LNB: My grandma, Grace Gillette, [is] the director of the Denver March Powwow and she has been for, I want to say over 20 years. I don’t know the exact amount of years, but I kind of grew up into it. When I was 16, the committee asked me to be the Denver March Powwow Princess, which is a big opportunity because you’re basically the ambassador for the Powwow and you travel all over and invite people to come and check out the powwow. So that was a really big honor. And then after that, I started helping in different areas, like with registration, vendor check-in, getting packets together and stuff like that. And I want to say for the last five years I’ve been doing the tabulations and that’s kind of a big part because that’s basically the contest part of the powwows. So making sure that all the contests are correct, all the contests points are correct. Making sure everything’s good. So I’ve been doing that for five years and I’ve also been helping with the Denver March Powwow tabulation and that’s when they go to other powwows and do their contest points for them, which is either dance contest points or a drum contest point.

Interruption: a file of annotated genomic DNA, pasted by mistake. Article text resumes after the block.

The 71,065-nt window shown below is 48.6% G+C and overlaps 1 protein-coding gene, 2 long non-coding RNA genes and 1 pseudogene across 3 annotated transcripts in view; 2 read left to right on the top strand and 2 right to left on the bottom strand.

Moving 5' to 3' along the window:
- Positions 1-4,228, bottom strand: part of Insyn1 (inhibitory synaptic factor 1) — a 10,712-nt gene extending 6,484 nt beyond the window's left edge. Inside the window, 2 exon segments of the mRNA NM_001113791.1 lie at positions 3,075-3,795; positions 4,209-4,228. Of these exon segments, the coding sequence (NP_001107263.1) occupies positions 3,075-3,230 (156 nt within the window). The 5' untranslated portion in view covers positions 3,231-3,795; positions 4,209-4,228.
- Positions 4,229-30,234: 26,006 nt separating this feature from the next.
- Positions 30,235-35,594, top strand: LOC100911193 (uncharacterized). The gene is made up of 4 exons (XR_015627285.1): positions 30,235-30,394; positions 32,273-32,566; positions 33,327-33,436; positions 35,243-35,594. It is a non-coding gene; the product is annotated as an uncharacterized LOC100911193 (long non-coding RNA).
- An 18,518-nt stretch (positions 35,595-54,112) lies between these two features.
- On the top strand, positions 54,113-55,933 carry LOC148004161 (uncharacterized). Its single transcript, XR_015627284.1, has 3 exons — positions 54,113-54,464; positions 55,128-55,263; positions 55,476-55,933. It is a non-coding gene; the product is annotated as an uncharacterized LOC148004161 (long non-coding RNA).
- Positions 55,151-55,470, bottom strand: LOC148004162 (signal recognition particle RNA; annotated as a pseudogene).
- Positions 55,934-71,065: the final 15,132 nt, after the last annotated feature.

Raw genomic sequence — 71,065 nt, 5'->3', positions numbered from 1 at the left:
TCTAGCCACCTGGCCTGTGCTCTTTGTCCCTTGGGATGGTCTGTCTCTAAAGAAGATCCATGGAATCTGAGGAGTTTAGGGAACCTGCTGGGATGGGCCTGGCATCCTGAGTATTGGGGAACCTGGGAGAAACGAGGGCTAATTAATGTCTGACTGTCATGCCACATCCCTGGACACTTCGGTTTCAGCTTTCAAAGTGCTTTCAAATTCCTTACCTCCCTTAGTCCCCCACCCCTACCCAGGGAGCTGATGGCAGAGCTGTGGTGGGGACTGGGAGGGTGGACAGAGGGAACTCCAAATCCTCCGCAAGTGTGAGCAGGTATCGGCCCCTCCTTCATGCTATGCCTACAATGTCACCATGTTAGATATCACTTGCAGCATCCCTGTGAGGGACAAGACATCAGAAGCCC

303: Where do you draw inspiration from?
LNB: Back in October we went to Hawaii and I just took it in and everything — the water, the color combinations, we even went to [a waterfall] and they had all kinds of different flowers and everything and it was just so beautiful. So I [have been] liking that a lot and lately, I’ve been drawing it from there or just from everyday things. Like, I have earrings from the NFL series that were inspired by NFL teams. Basically the colors [inspire me] or sometimes we have like native design blankets and I’ll like some colors from this blanket or where I’ll use some colors from [another] blanket and I’ll just kind of go from there and build it on from that.
303: So what’s usually the process of creating your beadwork pieces?
LNB: It depends on what I’m working on. Like if it was earrings and if it had a jewel or stud, then you would put that in first and then bead around it [to] make the design. So like this [bracelet] for instance, it’s a jewel and I just bead around it and I like to wash my stuff and dry it and then slowly put it together.